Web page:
It is a signal exaltation of magistrates, that God should not only count them in the place of parents, but present them to us dignified by His own name; whence also it clearly appears that they are not to be obeyed only from fear of punishment, “but also for conscience sake,” (Ro 13:5,) and to be reverently honored, lest God should be despised in them. If any should object, that it would be wrong to praise the vices of those whom we perceive to abuse their power; the answer is easy, that although judges are to be borne with even if they be not the best, 13 still that the honor with which they are invested, is not a covering for vice. Nor does God command us to applaud their faults, but that the people should rather deplore them in silent sorrow, than raise disturbances in a licentious and seditious spirit, and so subvert political government.
32. Thou shalt rise up before the hoary head, and honor the face of the old man, and fear thy God: I am the Lord.
32. Ante canitiem assurge, et honora faciem senis, metueque Deum tuum: ego Jehova.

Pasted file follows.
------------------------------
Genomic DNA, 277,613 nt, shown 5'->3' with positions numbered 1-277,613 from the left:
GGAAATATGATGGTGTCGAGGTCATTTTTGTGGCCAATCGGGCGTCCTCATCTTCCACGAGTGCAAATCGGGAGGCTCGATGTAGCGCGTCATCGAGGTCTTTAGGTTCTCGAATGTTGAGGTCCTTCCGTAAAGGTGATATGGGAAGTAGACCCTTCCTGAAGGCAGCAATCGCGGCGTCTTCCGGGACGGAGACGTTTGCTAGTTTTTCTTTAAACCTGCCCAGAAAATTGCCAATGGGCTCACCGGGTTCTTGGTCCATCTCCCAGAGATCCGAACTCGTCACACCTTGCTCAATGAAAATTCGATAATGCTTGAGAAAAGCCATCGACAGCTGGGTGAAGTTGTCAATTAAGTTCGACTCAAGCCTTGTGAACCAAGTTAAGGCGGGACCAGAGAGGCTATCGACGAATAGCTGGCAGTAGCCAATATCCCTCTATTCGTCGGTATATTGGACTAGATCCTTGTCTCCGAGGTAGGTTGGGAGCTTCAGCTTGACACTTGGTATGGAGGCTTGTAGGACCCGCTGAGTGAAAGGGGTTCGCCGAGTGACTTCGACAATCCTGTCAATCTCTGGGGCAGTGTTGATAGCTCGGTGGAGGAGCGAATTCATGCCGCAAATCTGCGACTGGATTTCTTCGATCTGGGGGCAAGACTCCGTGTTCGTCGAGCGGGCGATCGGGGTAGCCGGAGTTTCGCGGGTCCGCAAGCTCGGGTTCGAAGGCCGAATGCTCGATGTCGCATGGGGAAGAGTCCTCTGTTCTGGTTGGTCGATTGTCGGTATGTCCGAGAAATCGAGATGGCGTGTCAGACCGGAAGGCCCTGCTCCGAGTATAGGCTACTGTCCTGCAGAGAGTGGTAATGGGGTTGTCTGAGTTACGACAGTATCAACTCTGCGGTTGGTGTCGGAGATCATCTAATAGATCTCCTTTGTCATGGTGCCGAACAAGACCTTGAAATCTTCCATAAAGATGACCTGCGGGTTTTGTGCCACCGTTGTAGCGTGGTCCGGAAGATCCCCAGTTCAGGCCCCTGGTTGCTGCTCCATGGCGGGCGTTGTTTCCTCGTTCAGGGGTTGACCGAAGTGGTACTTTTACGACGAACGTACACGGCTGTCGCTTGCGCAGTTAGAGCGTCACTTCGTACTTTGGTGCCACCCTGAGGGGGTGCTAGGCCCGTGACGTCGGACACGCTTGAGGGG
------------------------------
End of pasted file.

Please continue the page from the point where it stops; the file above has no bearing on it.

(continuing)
32. Thou shalt rise up before the hoary head. God teaches us that some sparks of His majesty shine forth in old men, whereby they approach to the honor of parents. It is not my purpose to gather quotations from profane authors in reference to the honor due to the old; let it suffice that what God here commands is dictated by nature itself. This appeared at Athens, 14 when an old man had come into the theater, and found no place among his fellow-citizens; but, when at length he was admitted with honor by the Spartan ambassador, (because old age is greatly reverenced among the Lacedemonians,) applause was raised on all sides; and then the Lacedemonian exclaimed, that “the Athenians knew what was right, but would not do it.” It was surely manifested by this universal consent of the people that it is a natural law in the hearts of all to reverence and honor old men. Many old men, indeed, either by their levity, or lewdness, or sloth, subvert their own dignity; yet, although gray hairs may not always be accompanied by courteous wisdom, still, in itself, age is venerable, according to God’s command.